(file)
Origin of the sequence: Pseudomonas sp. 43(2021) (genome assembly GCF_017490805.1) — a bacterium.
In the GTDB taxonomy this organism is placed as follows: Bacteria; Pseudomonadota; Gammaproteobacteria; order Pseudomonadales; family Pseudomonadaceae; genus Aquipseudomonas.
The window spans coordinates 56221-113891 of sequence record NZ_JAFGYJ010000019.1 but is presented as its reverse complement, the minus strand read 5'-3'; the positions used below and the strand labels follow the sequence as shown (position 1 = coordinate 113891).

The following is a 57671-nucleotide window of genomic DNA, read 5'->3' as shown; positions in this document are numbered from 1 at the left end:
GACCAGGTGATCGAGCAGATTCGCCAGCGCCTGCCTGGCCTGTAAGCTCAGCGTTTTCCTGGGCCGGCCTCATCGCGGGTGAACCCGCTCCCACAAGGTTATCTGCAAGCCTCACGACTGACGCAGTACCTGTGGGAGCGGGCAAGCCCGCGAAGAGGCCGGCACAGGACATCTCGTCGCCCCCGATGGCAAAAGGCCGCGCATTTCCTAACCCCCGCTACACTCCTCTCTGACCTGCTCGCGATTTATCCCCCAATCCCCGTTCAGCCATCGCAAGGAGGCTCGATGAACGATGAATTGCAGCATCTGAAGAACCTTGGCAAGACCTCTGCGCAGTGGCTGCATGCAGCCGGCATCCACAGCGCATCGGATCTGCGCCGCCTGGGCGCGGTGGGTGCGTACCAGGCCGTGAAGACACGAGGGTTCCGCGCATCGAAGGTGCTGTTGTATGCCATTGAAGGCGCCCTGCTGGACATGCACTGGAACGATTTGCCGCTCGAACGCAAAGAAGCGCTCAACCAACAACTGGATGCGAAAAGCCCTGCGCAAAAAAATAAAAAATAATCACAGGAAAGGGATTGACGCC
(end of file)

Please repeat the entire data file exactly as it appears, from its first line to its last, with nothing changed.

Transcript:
Origin of the sequence: Pseudomonas sp. 43(2021) (genome assembly GCF_017490805.1) — a bacterium.
In the GTDB taxonomy this organism is placed as follows: Bacteria; Pseudomonadota; Gammaproteobacteria; order Pseudomonadales; family Pseudomonadaceae; genus Aquipseudomonas.
The window spans coordinates 56221-113891 of sequence record NZ_JAFGYJ010000019.1 but is presented as its reverse complement, the minus strand read 5'-3'; the positions used below and the strand labels follow the sequence as shown (position 1 = coordinate 113891).

The following is a 57671-nucleotide window of genomic DNA, read 5'->3' as shown; positions in this document are numbered from 1 at the left end:
GACCAGGTGATCGAGCAGATTCGCCAGCGCCTGCCTGGCCTGTAAGCTCAGCGTTTTCCTGGGCCGGCCTCATCGCGGGTGAACCCGCTCCCACAAGGTTATCTGCAAGCCTCACGACTGACGCAGTACCTGTGGGAGCGGGCAAGCCCGCGAAGAGGCCGGCACAGGACATCTCGTCGCCCCCGATGGCAAAAGGCCGCGCATTTCCTAACCCCCGCTACACTCCTCTCTGACCTGCTCGCGATTTATCCCCCAATCCCCGTTCAGCCATCGCAAGGAGGCTCGATGAACGATGAATTGCAGCATCTGAAGAACCTTGGCAAGACCTCTGCGCAGTGGCTGCATGCAGCCGGCATCCACAGCGCATCGGATCTGCGCCGCCTGGGCGCGGTGGGTGCGTACCAGGCCGTGAAGACACGAGGGTTCCGCGCATCGAAGGTGCTGTTGTATGCCATTGAAGGCGCCCTGCTGGACATGCACTGGAACGATTTGCCGCTCGAACGCAAAGAAGCGCTCAACCAACAACTGGATGCGAAAAGCCCTGCGCAAAAAAATAAAAAATAATCACAGGAAAGGGATTGACGCC